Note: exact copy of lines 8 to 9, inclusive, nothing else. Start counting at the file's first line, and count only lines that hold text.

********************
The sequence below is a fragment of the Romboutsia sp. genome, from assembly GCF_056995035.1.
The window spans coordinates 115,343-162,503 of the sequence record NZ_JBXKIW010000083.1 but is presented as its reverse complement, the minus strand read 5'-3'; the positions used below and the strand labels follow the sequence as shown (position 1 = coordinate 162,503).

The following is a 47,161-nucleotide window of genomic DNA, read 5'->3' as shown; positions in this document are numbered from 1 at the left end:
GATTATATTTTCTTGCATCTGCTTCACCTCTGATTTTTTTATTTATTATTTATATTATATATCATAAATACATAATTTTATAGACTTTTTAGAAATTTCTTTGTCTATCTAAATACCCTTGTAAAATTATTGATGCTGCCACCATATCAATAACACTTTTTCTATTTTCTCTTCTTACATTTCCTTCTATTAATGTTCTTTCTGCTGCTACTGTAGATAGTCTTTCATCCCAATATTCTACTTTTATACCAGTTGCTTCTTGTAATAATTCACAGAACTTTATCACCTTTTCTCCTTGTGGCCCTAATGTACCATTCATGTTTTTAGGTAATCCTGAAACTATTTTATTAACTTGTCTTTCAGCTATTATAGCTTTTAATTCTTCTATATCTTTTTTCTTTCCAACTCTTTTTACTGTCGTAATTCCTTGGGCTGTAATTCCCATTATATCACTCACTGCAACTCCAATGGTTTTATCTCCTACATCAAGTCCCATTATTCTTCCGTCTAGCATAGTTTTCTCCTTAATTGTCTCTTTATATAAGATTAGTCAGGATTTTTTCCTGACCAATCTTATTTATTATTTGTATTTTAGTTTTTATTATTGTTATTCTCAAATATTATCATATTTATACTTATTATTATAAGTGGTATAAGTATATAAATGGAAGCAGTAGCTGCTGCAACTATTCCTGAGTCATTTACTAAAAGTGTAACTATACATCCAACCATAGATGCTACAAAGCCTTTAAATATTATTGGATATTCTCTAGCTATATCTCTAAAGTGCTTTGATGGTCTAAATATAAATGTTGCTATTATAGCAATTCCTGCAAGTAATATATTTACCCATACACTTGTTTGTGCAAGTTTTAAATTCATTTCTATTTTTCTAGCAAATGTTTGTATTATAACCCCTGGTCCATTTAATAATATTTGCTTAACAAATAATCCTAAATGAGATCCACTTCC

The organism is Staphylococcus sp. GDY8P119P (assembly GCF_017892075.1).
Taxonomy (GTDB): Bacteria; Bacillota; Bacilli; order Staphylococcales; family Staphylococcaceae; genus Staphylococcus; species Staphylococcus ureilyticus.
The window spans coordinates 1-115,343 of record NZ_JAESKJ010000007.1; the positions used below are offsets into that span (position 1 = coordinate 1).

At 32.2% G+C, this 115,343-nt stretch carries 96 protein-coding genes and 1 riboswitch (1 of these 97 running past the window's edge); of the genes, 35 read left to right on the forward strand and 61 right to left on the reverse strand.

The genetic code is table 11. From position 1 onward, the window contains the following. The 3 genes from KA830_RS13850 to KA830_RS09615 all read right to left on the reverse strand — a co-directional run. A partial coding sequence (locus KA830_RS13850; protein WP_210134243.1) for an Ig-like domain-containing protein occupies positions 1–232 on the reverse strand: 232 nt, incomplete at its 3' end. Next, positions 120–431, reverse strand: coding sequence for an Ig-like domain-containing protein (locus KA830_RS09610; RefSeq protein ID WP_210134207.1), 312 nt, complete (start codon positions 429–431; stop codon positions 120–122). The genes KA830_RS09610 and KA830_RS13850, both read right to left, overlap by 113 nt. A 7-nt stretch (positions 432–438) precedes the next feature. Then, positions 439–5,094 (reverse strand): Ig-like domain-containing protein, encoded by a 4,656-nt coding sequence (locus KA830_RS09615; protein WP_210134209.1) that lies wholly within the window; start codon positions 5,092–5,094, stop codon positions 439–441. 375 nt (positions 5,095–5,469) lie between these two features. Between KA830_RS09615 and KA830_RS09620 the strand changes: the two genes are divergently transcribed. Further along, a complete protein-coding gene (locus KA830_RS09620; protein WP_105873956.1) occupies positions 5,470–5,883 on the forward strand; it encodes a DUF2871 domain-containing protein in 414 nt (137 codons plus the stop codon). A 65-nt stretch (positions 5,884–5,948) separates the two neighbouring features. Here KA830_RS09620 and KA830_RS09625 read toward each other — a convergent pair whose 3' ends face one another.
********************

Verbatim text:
At 32.2% G+C, this 115,343-nt stretch carries 96 protein-coding genes and 1 riboswitch (1 of these 97 running past the window's edge); of the genes, 35 read left to right on the forward strand and 61 right to left on the reverse strand.

The genetic code is table 11. From position 1 onward, the window contains the following. The 3 genes from KA830_RS13850 to KA830_RS09615 all read right to left on the reverse strand — a co-directional run. A partial coding sequence (locus KA830_RS13850; protein WP_210134243.1) for an Ig-like domain-containing protein occupies positions 1–232 on the reverse strand: 232 nt, incomplete at its 3' end. Next, positions 120–431, reverse strand: coding sequence for an Ig-like domain-containing protein (locus KA830_RS09610; RefSeq protein ID WP_210134207.1), 312 nt, complete (start codon positions 429–431; stop codon positions 120–122). The genes KA830_RS09610 and KA830_RS13850, both read right to left, overlap by 113 nt. A 7-nt stretch (positions 432–438) precedes the next feature. Then, positions 439–5,094 (reverse strand): Ig-like domain-containing protein, encoded by a 4,656-nt coding sequence (locus KA830_RS09615; protein WP_210134209.1) that lies wholly within the window; start codon positions 5,092–5,094, stop codon positions 439–441. 375 nt (positions 5,095–5,469) lie between these two features. Between KA830_RS09615 and KA830_RS09620 the strand changes: the two genes are divergently transcribed. Further along, a complete protein-coding gene (locus KA830_RS09620; protein WP_105873956.1) occupies positions 5,470–5,883 on the forward strand; it encodes a DUF2871 domain-containing protein in 414 nt (137 codons plus the stop codon). A 65-nt stretch (positions 5,884–5,948) separates the two neighbouring features. Here KA830_RS09620 and KA830_RS09625 read toward each other — a convergent pair whose 3' ends face one another.